Uncovering the Clock that Sets the Speed of Embryo Development

Uncovering the Clock that Sets the Speed of Embryo Development

Uncovering the Clock that Sets the Speed of Embryo Development

London, UK – Why do pregnancies last longer in some species than others? Researchers at the Francis Crick Institute have found the clock that sets the speed of embryonic development and discovered the mechanism is based on how proteins are made and dismantled. The study, published in Science, could also help us understand how different mammals evolved from one another and help refine methods for regenerative medicine..

All mammals follow the same steps to grow from embryo to adult. This involves the same series of events, in the same sequence, using similar genes and molecular signals. However, the speed of progress through these steps differs considerably from one species to another. For instance, motor neurons – the nerve cells that control muscle movement – take about three days to develop in mice, but over a week to develop in humans.

To understand what governs this speed in different species, researcher Teresa Rayon and colleagues in James Briscoe’s Developmental Dynamics lab at the Crick first grew motor neurons from stem cells in the lab, so they could time the cells’ development without any influence from the environment within the embryo.

Using mouse and human stem cells, they saw the same difference in speed between the species. Human motor neurons took more than twice as long as mouse motor neurons to form, so they knew the answer must lie within the cells themselves, not the surrounding environment.

They also checked if the genes were responsible, by introducing human DNA sequences into mouse cells. However, this did not alter the speed of development, so the answer wasn’t in the genes either.

Finding an answer in the proteins
Instead, the researchers discovered that differences in the speed at which proteins are broken down and replaced explains the difference in speed between the two species. Proteins are constantly turned over - made and dismantled - in cells, and this happens twice as fast in mouse cells compared to human cells. This faster rate of protein turnover in mouse cells accounts for the faster pace of motor neuron formation.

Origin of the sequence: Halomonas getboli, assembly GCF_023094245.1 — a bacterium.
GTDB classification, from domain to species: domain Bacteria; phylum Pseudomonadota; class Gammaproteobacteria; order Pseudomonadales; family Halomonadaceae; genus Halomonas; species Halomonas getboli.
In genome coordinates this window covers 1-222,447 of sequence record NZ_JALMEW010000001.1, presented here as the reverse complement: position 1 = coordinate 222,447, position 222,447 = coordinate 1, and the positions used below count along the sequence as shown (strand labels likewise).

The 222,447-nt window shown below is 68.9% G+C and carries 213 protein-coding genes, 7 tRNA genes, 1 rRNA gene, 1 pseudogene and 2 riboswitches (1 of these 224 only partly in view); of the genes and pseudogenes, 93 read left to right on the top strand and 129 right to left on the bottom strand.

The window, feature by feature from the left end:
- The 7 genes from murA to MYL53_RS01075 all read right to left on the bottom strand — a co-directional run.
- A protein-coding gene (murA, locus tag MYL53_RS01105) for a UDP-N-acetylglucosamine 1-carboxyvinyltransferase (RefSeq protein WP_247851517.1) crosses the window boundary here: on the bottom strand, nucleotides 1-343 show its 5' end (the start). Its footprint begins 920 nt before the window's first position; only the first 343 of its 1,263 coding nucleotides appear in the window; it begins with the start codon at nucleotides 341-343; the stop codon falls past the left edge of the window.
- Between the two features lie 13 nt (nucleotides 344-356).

Teresa Rayon explained, “Human and mouse motor neurons use the same genes and molecules for their embryonic development, it just takes longer for the process to play out in humans. Proteins are simply more stable in humans than mouse embryos and this slows the rate of human development.”

“It’s as if mouse and human embryos are reading the same musical score and playing the same tune but the metronome ticks more slowly in humans than in mice. Now that we’ve found the metronome, we want to understand how to change its speed.”

How this impacts research and treatments
Understanding the mechanisms that control the speed of development has implications for regenerative medicine and for the use of stem cells in understanding disease. Being able to speed up or slow down the development of stem cells could help refine methods for the production of specific types of cells for research and therapeutic applications and it might also provide insight relevant for slowing the growth of cells in diseases such as cancer.

James Briscoe, who led the team of researchers said, “Changes in developmental time, so called heterochronies, play a profound role in the evolution of differences in body shapes and sizes between species. For example, the human brain is larger because its cells grow for a longer period of time during embryonic development than the equivalent cells in mice. So beyond practical applications, understanding how the tempo of embryonic development is controlled has the potential to help us understand how different species evolved.”

*The human embryos examined during this study were in the morula stage of early-development, consisting of around 16-32 cells before progressing into the blastocyst stage (around 200 cells). They had been donated to research with consent by people undergoing in vitro fertilisation (IVF) and were not needed during the course of their treatment.

This study was approved by the UK Human Fertilisation and Embryology Authority (HFEA): research licence number R0162, and the Health Research Authority’s Research Ethics Committee (Cambridge Central reference number 19/EE/0297).

**Cow ovaries were obtained as surplus material from abattoirs and bull sperm was obtained from Genus ABS UK and UK Sire Services. This work was approved by the Ethics Committee at the Royal Veterinary College, and followed all relevant institutional and national guidelines and regulations.

Mice were mated under laboratory conditions and mouse fertilised eggs isolated for the purpose of this study. This study was approved by the Animal Ethics Committee and by the UK Home Office licence number 70/8560, and followed all relevant institutional and national guidelines and regulations.

Full Study: Teresa Rayon, Despina Stamataki, Ruben Perez-Carrasco, Lorena Garcia-Perez, Christopher Barrington, Manuela Melchionda, Katherine Exelby, Jorge Lazaro, Victor L. J. Tybulewicz & Elizabeth M. C. Fisher (2020) "Species-specific pace of development is associated with differences in protein stability, Science, published online 18 Sep 2020 (DOI: 10.1126/science.aba7667).

Media contact: Alice Deeley, Francis Crick Institute (+44 (0)20 3796 0000 or alice.deeley@crick.ac.uk).